USAir cuts 170 flights in bid to trim costs Only 15 of those are out of carrier's hub at BWI airport

March 09, 1995|By Timothy J. Mullaney | Timothy J. Mullaney,Sun Staff Writer

USAir Group Inc. said yesterday that it will eliminate more than 170 daily flights from its schedule, including about 15 daily flights from Baltimore-Washington International Airport, as part of the troubled airline's effort to cut $1 billion from its annual costs and survive the airline industry's staggering early-1990s losses.

The Arlington, Va.-based airline, by far the leading provider of BWI service, insisted that the cutbacks were not timed to gain advantage in talks with its pilots' union, which is leading the labor side in negotiations with USAir.

"The two are not related," said USAir spokeswoman Andrea Butler, who added that the pilots and their business advisers were not asked to help plan the route cuts. "This is not a tactical move. This is a business decision about what is right for USAir."

Aides at the Air Line Pilots Association said the group's leaders were not available yesterday, referring reporters to a taped message in which the union said it opposed the cuts and reserved the right to alter its bargaining proposals in response.

USAir hopes to cut an average of $500 million annually from labor costs over the next five years, for a total of $2.5 billion, and the pilots are negotiating to get a major USAir ownership stake for their members in return.

USAir said the schedule cuts will save another $100 million a year, including $50 million on fuel. The impact of the cuts on jobs was not immediately clear, but is expected to be small. The company has no-layoff agreements with the pilots, flight attendants and its machinists, Ms. Butler said, though only more senior machinists are protected by their union's contract.

The company wants to save another $400 million annually through a combination of purchasing reforms, lower maintenance costs resulting from longer average flights, delegating more functions to outside contractors and other management changes.

Response from Wall Street, which has pushed the company's stock down to $6 a share from $9.50 a year ago, was positive but reserved.

"They made virtually nothing public," said Jamie Baker, an associate airline analyst for PaineWebber Inc. in New York. "Until they make public, market by market, what they are doing, we won't know the competitive impact."

But Ferris, Baker Watts Inc. airline analyst Alex C. Hart said cutting service is the right direction for USAir to take.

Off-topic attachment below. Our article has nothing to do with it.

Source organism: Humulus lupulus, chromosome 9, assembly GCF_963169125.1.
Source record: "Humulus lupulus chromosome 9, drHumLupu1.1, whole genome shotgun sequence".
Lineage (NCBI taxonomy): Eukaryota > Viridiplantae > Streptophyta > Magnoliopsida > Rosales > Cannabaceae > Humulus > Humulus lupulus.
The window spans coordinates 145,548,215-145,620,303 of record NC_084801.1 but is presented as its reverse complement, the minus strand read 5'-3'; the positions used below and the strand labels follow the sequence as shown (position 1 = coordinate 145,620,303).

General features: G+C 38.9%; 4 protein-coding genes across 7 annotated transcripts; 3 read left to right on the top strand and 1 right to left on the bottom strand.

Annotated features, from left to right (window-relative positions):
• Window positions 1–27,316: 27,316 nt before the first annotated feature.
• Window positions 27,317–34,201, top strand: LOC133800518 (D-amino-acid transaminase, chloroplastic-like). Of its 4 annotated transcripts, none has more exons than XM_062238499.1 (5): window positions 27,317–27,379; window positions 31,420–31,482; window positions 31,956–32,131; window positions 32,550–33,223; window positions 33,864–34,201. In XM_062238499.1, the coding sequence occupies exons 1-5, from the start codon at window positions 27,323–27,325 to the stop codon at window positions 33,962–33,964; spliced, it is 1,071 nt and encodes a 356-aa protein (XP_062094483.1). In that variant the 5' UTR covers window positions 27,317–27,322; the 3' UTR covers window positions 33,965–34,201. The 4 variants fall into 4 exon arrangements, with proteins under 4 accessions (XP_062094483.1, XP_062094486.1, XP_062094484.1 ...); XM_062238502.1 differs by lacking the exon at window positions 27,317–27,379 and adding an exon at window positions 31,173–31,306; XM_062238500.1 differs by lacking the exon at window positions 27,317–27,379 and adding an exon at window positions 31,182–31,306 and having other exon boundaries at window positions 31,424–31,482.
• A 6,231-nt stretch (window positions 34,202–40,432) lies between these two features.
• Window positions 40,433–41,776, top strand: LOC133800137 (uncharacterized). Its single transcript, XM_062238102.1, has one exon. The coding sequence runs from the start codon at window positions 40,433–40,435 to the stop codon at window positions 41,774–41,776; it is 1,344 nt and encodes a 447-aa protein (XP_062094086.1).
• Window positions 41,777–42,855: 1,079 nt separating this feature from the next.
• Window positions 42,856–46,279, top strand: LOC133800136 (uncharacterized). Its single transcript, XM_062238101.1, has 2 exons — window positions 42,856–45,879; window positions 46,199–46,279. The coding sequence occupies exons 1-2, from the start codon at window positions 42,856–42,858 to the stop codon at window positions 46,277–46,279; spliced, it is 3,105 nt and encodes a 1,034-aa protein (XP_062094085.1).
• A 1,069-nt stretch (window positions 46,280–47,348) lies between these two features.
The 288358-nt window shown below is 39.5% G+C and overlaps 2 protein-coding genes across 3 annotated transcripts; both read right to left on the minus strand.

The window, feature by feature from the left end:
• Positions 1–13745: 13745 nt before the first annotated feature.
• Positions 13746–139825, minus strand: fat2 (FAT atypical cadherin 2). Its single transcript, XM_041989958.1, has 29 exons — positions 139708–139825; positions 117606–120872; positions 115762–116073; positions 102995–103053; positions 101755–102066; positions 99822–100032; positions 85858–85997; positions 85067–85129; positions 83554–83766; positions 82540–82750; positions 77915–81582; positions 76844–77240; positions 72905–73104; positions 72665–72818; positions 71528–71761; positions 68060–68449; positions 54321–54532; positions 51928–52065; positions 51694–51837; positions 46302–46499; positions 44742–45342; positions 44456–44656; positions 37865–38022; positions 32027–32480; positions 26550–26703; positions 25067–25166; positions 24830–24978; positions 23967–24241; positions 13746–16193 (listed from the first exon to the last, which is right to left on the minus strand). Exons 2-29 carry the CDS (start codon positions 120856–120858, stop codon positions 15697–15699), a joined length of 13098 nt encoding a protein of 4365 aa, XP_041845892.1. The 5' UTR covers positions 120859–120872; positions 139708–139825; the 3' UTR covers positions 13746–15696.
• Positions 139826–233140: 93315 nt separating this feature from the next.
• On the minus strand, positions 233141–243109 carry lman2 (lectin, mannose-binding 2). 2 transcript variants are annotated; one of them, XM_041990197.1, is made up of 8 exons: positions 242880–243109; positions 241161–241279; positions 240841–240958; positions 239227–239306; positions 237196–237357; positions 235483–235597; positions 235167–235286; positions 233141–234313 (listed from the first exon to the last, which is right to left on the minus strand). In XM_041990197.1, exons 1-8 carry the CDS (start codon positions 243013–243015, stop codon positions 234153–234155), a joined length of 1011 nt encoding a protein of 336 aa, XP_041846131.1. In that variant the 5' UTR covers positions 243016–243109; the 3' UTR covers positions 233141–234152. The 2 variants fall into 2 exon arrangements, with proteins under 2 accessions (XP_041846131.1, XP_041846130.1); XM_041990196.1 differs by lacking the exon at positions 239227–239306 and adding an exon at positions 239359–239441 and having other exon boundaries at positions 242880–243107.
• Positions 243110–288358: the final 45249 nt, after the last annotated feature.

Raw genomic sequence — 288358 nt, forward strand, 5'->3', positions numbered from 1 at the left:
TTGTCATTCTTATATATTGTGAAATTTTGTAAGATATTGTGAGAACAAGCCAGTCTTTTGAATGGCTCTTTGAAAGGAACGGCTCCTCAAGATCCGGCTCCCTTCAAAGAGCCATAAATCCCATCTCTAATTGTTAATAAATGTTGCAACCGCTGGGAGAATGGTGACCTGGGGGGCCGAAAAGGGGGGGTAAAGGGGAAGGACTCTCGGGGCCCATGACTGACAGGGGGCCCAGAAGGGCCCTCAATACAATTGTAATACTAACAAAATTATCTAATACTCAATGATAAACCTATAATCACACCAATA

"There has demonstrably been overcapacity in the airline industry in this country for years," he said, pointing to the failures of old staples such as Eastern Airlines Inc. and the fiscal problems at carriers such as Continental Airlines Inc. and TWA Inc. "The question is, is this enough? The answer is, we'll see."

Richard A. Henderson, an analyst with Pershing Inc. in Jersey City, N.J., said the airline must move swiftly to reduce its costs. The company has said it had $450 million in liquid assets at the end of 1994, but made $170 million in payments on debt and leases in January.

Mr. Henderson said the basic approach of swapping wage concessions for a piece of the company has been used widely in the airline industry. While United Airlines parent UAL Corp. and Northwest Airlines Inc. have returned to profitability since making wage-for-stock deals, the history of such deals isn't perfect. Eastern tried the same idea before it went out of business.

The cuts will eliminate only 15 of the 240 daily USAir flights from BWI, and some of the losses will be offset by a small increase in commuter service and the planned introduction of flights. Most flights cut will be from routes the airline serves heavily, meaning there will still be USAir service to virtually every city now reachable from BWI.

"We will . . . recapture those passengers on other flights," Ms. Butler said.

Maryland officials don't expect more cuts at BWI.

"They [USAir] believe it will stabilize their schedule throughout 1995 and into 1996," said Ted Mathison, executive director of the Maryland Aviation Administration, who met with USAir Chairman Seth E. Schofield Tuesday. "They are not looking at further cuts as far as BWI."

Mr. Mathison said BWI passenger traffic grew 36.8 percent last year, and he said it was clear that some markets would be saturated as USAir conducted fare wars with BWI newcomers Southwest Airlines Co. and Continental's low-fare Continental Lite unit.

Overall, the airline expects passenger traffic to rise 4 percent to 5 percent this year.

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